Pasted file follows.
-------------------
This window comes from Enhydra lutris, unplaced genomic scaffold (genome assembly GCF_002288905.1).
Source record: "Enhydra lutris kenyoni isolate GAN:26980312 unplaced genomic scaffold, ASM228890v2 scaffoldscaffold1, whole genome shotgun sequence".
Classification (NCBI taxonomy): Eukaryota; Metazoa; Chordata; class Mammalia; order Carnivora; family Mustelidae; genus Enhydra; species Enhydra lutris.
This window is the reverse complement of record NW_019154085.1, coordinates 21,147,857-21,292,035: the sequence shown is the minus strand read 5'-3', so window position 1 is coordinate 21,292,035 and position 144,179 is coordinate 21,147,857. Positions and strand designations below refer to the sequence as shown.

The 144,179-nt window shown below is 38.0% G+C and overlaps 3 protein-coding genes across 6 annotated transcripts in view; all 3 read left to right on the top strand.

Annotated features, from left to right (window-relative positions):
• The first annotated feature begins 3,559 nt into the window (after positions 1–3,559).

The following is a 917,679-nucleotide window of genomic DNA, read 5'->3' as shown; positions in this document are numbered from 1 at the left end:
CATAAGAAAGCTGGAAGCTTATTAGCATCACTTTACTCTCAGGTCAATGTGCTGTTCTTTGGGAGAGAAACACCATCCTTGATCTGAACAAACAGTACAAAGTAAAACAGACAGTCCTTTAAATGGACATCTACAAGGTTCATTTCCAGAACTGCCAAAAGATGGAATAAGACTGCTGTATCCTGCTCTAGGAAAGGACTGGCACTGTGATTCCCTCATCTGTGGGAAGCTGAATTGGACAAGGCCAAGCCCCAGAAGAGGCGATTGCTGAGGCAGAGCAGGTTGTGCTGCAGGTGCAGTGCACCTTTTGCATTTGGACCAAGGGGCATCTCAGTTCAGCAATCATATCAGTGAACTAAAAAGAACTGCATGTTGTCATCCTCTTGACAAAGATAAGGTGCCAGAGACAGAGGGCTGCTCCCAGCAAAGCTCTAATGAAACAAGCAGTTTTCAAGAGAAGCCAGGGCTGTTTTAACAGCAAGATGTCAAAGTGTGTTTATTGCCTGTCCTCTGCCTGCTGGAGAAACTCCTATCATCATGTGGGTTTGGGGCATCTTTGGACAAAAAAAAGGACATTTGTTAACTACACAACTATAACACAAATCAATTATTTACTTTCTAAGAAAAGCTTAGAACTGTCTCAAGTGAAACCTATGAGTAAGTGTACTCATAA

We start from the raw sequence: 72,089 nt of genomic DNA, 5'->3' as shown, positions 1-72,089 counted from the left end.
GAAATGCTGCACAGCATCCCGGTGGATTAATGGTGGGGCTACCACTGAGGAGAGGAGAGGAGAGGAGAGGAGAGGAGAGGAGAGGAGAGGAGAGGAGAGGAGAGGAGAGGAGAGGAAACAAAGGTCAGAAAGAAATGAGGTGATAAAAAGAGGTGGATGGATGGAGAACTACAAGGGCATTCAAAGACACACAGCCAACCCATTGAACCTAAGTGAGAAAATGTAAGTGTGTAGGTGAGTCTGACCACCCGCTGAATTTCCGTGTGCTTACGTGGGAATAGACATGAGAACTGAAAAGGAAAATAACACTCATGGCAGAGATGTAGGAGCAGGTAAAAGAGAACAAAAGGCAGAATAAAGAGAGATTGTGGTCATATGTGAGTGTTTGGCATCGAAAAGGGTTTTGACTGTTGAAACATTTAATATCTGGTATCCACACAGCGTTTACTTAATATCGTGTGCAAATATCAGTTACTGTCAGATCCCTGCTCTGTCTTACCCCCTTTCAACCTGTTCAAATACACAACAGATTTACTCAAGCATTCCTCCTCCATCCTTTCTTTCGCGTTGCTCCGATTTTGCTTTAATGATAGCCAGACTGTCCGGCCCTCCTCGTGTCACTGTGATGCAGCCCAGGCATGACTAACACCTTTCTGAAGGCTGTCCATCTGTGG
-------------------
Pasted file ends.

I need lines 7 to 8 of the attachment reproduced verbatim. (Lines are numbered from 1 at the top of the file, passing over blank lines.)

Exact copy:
• The first annotated feature begins 3,559 nt into the window (after positions 1–3,559).

The following is a 917,679-nucleotide window of genomic DNA, read 5'->3' as shown; positions in this document are numbered from 1 at the left end: